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To determine the costs for children with leukodystrophies, and whether high costs were associated with characteristic clinical features or resources utilization.
We determined health care costs in a population cohort of 122 patients with leukodystrophy including inpatient, outpatient, and emergency department use, over a 9 year period. We analyzed differences in patients with high costs (>85th percentile) and their health care utilization.
Patients with leukodystrophy had significant variability in resource utilization, with the top 15th percentile of patients accounting for 73% of costs ($9.6 million). The majority of costs, 81% ($10.8 million), arose from inpatient hospitalization. High-cost patients had more and longer hospitalizations, increased requirements for intensive unit care and mechanical ventilation, and significantly more infections. Importantly, bone marrow transplantation did not solely account for the difference between high-cost and low-cost groups.
Inpatient hospitalization is the greatest source of health care resource utilization in patients with leukodystrophy. A minority of patients account for the majority of costs, primarily due to an increased volume of hospitalization. Strategies to improve care and reduce costs will need to reduce inpatient stays and target modifiable reasons for hospitalization.
Inherited leukodystrophies are diverse diseases, including abnormal myelin development, hypomyelination, and myelin degeneration.1,2 Over the past two decades the characterization and diagnosis of leukodystrophies has been aided tremendously by magnetic resonance imaging (MRI) and improved genetic testing,3 but up to 51% of patients still do not receive a specific diagnosis.4,5 Treatment for leukodystrophies is largely supportive. Bone marrow transplantation (hematopoietic cell transplantation), umbilical cord blood transplantation, and enzymatic therapies are currently used for a subset of diseases, and only benefit a minority of patients.6–8 For the great majority of patients with leukodystrophy, however, care is not curative, and only a very few experience therapies that significantly alter the course of disease.
Even though the current standard of therapy for most patients is supportive, the costs of these treatments can be substantial. Children with neurological impairments, including leukodystrophies, account for a significant disease cohort for children’s hospitals’ admissions and costs, making up 29% of all hospital charges in 2006.9 It is important to determine what the reasons for hospitalization were, and how inpatient costs contribute to the overall health care costs.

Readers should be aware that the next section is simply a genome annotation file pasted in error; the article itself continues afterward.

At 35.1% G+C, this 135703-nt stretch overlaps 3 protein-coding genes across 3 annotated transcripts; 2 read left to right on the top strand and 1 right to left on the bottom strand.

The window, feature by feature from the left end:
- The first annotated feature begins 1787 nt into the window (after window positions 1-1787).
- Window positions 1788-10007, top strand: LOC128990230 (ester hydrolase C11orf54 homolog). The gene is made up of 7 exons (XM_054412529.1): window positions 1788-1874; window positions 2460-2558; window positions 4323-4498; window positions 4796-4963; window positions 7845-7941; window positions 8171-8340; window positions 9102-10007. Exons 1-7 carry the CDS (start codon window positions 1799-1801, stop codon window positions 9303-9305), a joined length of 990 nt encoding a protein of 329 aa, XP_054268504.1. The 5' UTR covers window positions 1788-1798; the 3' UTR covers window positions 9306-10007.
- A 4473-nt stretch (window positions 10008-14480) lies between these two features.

The objective of our study was to determine the health care costs of pediatric patients with leukodystrophy. We used detailed hospital billing data to characterize the resources involved in caring for these children. We sought to determine what the major costs for patients with leukodystrophy were, and whether there were clinical characteristics associated with increased health care costs. We analyzed whether different patients accounted for different proportions of the costs, and if there were potentially modifiable reasons for health care utilization.
This study was approved by the Institutional Review Boards at the University of Utah and Intermountain Healthcare. A cohort of 122 patients with confirmed inherited leukodystrophies seen over a nine-year period at a children’s hospital providing both primary and tertiary care was compiled through June 30, 2009.5 Cases were identified through a computerized search of diagnosis codes and confirmed by manual chart review.5 The primary study hospital is the sole tertiary care pediatric hospital in Utah, and receives referrals from Wyoming, Idaho, Montana, and parts of Nevada, Colorado, and Arizona. The study hospital is part of Intermountain Healthcare (IH). IH is a large, vertically integrated not-for-profit health care system in the Intermountain West encompassing 23 hospitals (including the single children’s hospital) and more than 185 physician clinics. IH maintains records including admissions, emergency room visits, clinic visits to pediatric neurology, testing, pharmacy, and home health visits, in an electronic record format for its hospitals and clinics and affiliated providers. Data were extracted for each patient in the cohort from the Enterprise Data Warehouse (EDW) maintained by IH. The EDW contains financial data from inpatient, outpatient, and emergency room visits and can be searched by patient, encounter, date range, or ICD-9 code, among other variables. We queried the EDW using unique identifiers assigned to each of the 122 patients with leukodystrophy.